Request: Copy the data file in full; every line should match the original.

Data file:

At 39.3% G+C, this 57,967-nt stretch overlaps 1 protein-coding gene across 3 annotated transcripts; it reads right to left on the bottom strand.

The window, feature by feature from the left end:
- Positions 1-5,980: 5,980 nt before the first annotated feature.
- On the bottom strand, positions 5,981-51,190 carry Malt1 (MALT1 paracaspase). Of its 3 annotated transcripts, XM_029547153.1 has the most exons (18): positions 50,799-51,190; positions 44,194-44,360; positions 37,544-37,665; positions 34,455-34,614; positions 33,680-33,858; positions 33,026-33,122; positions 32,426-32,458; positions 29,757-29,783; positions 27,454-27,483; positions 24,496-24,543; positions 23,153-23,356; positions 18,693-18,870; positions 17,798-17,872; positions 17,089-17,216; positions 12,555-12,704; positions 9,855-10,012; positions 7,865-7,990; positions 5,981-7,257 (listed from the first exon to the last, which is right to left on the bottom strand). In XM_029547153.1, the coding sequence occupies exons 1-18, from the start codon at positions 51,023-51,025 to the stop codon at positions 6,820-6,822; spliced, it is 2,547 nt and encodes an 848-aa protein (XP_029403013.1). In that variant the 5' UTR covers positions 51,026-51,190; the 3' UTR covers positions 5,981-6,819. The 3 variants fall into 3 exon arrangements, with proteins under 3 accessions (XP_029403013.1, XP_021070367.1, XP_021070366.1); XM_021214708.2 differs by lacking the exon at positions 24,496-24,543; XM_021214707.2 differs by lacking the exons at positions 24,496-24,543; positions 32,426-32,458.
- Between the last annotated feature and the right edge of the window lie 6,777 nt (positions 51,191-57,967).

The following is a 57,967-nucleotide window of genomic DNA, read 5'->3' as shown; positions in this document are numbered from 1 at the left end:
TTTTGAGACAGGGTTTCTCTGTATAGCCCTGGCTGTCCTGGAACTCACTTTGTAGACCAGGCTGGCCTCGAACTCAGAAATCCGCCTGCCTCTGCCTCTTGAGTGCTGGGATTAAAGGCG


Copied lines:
At 39.3% G+C, this 57,967-nt stretch overlaps 1 protein-coding gene across 3 annotated transcripts; it reads right to left on the bottom strand.

The window, feature by feature from the left end:
- Positions 1-5,980: 5,980 nt before the first annotated feature.
- On the bottom strand, positions 5,981-51,190 carry Malt1 (MALT1 paracaspase). Of its 3 annotated transcripts, XM_029547153.1 has the most exons (18): positions 50,799-51,190; positions 44,194-44,360; positions 37,544-37,665; positions 34,455-34,614; positions 33,680-33,858; positions 33,026-33,122; positions 32,426-32,458; positions 29,757-29,783; positions 27,454-27,483; positions 24,496-24,543; positions 23,153-23,356; positions 18,693-18,870; positions 17,798-17,872; positions 17,089-17,216; positions 12,555-12,704; positions 9,855-10,012; positions 7,865-7,990; positions 5,981-7,257 (listed from the first exon to the last, which is right to left on the bottom strand). In XM_029547153.1, the coding sequence occupies exons 1-18, from the start codon at positions 51,023-51,025 to the stop codon at positions 6,820-6,822; spliced, it is 2,547 nt and encodes an 848-aa protein (XP_029403013.1). In that variant the 5' UTR covers positions 51,026-51,190; the 3' UTR covers positions 5,981-6,819. The 3 variants fall into 3 exon arrangements, with proteins under 3 accessions (XP_029403013.1, XP_021070367.1, XP_021070366.1); XM_021214708.2 differs by lacking the exon at positions 24,496-24,543; XM_021214707.2 differs by lacking the exons at positions 24,496-24,543; positions 32,426-32,458.
- Between the last annotated feature and the right edge of the window lie 6,777 nt (positions 51,191-57,967).

The following is a 57,967-nucleotide window of genomic DNA, read 5'->3' as shown; positions in this document are numbered from 1 at the left end:
TTTTGAGACAGGGTTTCTCTGTATAGCCCTGGCTGTCCTGGAACTCACTTTGTAGACCAGGCTGGCCTCGAACTCAGAAATCCGCCTGCCTCTGCCTCTTGAGTGCTGGGATTAAAGGCG